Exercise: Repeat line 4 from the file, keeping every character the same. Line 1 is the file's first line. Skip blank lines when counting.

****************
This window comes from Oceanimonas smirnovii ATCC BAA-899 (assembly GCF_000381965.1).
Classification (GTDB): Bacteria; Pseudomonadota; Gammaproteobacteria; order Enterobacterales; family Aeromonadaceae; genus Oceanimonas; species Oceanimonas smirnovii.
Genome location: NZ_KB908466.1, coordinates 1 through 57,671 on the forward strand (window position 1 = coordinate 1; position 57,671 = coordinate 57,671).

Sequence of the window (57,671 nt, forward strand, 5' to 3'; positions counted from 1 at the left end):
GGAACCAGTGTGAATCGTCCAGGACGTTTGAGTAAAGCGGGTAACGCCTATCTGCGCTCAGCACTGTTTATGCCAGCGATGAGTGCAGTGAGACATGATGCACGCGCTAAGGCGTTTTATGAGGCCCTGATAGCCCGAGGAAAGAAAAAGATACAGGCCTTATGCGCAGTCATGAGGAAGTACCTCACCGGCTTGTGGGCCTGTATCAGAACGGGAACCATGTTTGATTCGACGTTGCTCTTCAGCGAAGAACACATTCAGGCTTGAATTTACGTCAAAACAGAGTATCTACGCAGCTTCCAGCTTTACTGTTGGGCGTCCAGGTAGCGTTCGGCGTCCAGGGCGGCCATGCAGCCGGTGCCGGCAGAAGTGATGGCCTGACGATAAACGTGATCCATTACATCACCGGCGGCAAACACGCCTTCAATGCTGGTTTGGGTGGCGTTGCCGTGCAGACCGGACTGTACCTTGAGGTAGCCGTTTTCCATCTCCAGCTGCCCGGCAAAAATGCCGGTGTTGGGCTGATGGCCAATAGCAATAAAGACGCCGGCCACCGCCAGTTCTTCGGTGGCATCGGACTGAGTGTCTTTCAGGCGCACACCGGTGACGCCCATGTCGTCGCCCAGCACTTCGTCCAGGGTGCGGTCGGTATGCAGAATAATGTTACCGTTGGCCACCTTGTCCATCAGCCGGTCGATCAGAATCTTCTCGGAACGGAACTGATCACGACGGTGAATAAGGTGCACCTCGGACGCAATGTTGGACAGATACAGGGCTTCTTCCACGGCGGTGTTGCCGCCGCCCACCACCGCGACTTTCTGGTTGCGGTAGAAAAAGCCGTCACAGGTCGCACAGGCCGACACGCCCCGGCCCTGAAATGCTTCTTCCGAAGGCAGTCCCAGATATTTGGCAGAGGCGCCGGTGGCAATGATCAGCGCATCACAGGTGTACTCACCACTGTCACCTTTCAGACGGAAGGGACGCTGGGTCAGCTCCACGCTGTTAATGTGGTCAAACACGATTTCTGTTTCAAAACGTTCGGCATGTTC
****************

Sequence of the window (57,671 nt, forward strand, 5' to 3'; positions counted from 1 at the left end):